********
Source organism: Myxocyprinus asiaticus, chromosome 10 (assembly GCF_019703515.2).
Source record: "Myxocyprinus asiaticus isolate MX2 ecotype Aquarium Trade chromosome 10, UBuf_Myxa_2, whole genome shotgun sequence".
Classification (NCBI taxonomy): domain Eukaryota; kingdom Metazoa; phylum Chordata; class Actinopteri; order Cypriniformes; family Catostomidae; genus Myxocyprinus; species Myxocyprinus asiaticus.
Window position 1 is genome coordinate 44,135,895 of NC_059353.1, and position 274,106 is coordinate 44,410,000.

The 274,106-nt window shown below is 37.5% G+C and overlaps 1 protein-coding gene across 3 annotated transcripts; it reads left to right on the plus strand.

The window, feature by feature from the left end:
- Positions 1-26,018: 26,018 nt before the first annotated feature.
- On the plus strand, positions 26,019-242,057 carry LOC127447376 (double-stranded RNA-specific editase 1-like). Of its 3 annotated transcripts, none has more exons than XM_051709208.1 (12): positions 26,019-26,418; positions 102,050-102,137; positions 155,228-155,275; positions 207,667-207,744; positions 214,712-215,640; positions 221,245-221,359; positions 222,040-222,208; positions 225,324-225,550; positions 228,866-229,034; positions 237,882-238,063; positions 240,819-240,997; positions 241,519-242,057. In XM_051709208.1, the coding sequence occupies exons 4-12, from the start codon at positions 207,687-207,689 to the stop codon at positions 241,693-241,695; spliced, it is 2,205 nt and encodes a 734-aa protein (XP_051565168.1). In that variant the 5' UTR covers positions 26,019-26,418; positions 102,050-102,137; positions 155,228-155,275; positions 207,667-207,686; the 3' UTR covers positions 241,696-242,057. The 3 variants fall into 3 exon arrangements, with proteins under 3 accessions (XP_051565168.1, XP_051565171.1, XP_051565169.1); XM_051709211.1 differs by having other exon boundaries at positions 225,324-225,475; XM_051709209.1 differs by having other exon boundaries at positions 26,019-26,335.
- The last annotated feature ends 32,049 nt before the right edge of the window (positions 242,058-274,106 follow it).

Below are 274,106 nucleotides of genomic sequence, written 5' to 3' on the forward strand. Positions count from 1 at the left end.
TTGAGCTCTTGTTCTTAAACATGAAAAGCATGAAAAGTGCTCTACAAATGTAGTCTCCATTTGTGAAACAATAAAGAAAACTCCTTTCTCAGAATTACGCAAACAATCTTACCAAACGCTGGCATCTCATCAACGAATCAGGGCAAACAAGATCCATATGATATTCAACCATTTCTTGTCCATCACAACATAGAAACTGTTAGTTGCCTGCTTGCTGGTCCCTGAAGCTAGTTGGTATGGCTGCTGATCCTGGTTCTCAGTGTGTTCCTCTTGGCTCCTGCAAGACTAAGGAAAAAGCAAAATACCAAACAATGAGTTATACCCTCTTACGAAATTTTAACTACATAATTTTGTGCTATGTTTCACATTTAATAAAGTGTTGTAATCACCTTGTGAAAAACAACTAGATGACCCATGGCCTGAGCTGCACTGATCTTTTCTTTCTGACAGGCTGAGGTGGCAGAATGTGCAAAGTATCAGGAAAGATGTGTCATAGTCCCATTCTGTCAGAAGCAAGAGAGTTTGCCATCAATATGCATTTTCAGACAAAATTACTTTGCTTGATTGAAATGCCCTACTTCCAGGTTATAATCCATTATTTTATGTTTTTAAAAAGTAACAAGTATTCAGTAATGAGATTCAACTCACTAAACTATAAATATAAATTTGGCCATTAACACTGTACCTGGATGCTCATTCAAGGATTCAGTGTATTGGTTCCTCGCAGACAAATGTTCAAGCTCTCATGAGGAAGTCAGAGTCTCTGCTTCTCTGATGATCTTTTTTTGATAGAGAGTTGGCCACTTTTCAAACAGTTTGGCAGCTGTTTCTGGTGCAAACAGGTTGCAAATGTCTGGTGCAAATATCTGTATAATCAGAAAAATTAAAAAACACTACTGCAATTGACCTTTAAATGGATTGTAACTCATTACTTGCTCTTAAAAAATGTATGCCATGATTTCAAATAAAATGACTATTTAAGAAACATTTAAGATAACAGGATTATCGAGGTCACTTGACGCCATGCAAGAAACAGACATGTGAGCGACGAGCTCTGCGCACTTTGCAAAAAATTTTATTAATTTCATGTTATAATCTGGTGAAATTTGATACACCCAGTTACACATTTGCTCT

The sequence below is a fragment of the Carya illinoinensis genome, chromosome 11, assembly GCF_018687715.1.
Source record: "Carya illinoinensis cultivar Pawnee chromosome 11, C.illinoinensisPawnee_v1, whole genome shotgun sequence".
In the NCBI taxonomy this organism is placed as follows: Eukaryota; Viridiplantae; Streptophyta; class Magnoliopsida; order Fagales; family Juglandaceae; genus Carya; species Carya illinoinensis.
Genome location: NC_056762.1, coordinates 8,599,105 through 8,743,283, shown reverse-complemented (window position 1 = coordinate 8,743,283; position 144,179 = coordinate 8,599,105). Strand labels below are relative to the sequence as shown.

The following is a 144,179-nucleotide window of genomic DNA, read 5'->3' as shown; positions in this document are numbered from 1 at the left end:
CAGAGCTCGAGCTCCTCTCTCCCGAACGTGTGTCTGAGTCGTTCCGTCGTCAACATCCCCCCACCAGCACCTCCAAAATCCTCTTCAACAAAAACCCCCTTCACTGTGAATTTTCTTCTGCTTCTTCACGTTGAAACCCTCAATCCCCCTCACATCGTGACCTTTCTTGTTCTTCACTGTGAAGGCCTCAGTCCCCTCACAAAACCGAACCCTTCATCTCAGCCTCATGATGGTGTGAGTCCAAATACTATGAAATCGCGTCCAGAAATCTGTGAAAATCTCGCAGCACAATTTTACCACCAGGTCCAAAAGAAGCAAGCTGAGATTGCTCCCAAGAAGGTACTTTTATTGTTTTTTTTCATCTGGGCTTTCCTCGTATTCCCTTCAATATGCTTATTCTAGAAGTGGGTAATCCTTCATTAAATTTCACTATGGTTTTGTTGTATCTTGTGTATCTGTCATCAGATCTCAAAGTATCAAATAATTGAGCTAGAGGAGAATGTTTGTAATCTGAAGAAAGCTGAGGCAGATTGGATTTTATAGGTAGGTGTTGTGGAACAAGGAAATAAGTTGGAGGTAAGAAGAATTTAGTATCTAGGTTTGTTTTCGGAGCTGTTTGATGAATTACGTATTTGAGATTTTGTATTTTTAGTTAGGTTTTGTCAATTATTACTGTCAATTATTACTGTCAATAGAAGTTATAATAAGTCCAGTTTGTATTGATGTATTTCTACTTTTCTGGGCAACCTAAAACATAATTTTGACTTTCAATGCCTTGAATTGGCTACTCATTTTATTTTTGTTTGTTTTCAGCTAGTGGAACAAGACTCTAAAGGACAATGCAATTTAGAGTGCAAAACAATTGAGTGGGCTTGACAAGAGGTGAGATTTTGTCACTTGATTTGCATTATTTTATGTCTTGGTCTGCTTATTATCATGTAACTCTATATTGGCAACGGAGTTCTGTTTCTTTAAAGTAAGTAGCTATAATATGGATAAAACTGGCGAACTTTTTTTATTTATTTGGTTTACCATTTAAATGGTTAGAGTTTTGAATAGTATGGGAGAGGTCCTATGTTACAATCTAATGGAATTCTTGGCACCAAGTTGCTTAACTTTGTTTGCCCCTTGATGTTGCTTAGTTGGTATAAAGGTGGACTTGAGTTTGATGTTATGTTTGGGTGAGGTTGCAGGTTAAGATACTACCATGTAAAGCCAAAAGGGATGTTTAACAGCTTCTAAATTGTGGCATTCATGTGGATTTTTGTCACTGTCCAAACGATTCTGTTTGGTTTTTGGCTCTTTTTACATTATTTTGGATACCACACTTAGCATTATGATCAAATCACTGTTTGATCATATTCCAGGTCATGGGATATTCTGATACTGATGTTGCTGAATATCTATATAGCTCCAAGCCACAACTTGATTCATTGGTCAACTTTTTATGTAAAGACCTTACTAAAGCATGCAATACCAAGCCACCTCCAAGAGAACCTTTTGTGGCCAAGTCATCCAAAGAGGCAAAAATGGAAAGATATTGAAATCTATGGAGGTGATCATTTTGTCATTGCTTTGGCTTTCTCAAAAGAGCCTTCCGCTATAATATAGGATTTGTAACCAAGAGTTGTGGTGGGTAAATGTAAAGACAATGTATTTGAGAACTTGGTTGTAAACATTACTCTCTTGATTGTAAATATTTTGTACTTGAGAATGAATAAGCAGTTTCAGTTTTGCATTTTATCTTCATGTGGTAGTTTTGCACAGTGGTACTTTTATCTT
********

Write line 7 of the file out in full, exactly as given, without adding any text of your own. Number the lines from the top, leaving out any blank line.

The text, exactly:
- Positions 1-26,018: 26,018 nt before the first annotated feature.